Starring: Chris Pratt, Zoe Saldana, Bradley Cooper
Genre: Action/ Adventure
After being abducted from earth as a young child 26 years ago, Peter Quill (Pratt) – who now likes to be called ‘Star-Lord’, is a thief trying to steal a sphere like object that he believes he can sell to make himself rich. However, unknown to him it is an ‘infinity stone’, an all-powerful object wanted by Ronan the Accuser (Lee Pace) that can give him the power he needs to reign down some kind of destruction. Ronan sends his assassin Gamora (Saldana) to retrieve the stone from Quill at the same time that a mutant raccoon called Rocket (Cooper) and a tree-like alien Groot (Vin Diesel) make a bumbling attempt to capture Quill for the bounty on his head. The four of them however get arrested and are put into a galactic prison called Kyln. The four of them and a fellow inmate known as Drax (Dave Bautista), whose sole purpose is to extract vengeance on Ronan for killing his family, form an uneasy alliance and escape. However, escaping prison is only the start as this group of misfits must stop Ronan from gaining the power of the infinity stone and become the ‘guardians of the galaxy’.
I expect that plot synopsis was as difficult to read as it was to write, and solid plotting and character development is probably not one of strongest points of Guardians of the Galaxy. The fact is that if anyone were to totally dissect this film then not only would they drive themselves mad and be essentially wasting their time, and you would most certainly find plenty of things that do not quite add up, but they would probably be missing the point. Writer/ director James Gunn has made it very clear that first and foremost in this world of superheroes being very serious he wanted Guardians of the Galaxy to be fun.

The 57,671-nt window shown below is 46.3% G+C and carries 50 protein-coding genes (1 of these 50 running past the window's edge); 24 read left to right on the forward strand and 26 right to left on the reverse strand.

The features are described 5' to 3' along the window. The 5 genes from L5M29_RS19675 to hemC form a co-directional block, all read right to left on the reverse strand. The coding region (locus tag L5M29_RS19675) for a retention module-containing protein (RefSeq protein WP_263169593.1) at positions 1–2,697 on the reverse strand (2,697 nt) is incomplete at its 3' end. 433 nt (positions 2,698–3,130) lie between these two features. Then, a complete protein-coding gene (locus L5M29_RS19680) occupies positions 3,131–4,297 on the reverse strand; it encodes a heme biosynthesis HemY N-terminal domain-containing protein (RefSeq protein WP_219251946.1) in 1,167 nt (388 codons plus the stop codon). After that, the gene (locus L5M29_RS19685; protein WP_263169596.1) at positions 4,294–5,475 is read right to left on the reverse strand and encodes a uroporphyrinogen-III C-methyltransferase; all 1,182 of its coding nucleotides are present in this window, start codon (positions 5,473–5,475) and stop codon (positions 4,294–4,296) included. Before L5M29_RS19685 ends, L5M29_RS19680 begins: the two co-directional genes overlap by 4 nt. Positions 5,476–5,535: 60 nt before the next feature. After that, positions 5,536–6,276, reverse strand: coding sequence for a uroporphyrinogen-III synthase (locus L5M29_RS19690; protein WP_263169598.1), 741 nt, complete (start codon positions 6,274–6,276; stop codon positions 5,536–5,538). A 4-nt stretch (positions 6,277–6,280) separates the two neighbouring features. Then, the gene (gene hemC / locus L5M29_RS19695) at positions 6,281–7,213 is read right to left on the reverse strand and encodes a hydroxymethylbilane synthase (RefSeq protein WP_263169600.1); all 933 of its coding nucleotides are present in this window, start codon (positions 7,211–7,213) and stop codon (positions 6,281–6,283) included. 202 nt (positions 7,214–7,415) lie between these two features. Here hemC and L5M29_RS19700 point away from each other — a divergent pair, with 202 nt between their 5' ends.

Well, in my view Gunn certainly achieves his aim as what Guardians of the Galaxy may lack in logic and coherent storytelling, it makes up for in self aware laughs and pure popcorn entertainment (though that is a metaphor as on a personal note I am very much against eating that disgracefully noisy ‘food’ in the cinema). With so many good guys, bad guys and literally an entire universe of communities and cultures to establish, the 121 minutes just flies by at a breakneck speed never giving us a chance to really question the tried and tested ‘macguffin’ storyline that essentially drives the narrative. We are given plenty of exposition in the first 30 minutes, though if you missed it that does not matter too much.
What also for me is part of what makes Guardians of the Galaxy such rousing entertainment is the inspired casting decisions. The characters themselves are complete contradictions of one another, and Gunn and his co-screenwriter Nicole Perlman take maximum advantage of this with snappy dialogue delivered by a cast that share chemistry and charisma in equal measure. Admittedly (and perhaps necessarily) the character’s back stories are a little rushed, but we are given enough to root for them and the great performances elevate the slightly flimsy character development. Chris Pratt’s vocal performance in The Lego Movie should not be underestimated and here he proves that he has the credentials for the big league of leading men after an earlier career as the ‘overweight slacker friend’ (though he was by far the best thing about Delivery Man). Okay, so maybe his range is limited, but here his performance is perfect; combining charisma, heart and a knack for comic delivery, and he also delivers quite possibly the most adult and disgusting joke I have ever seen in a 12A film.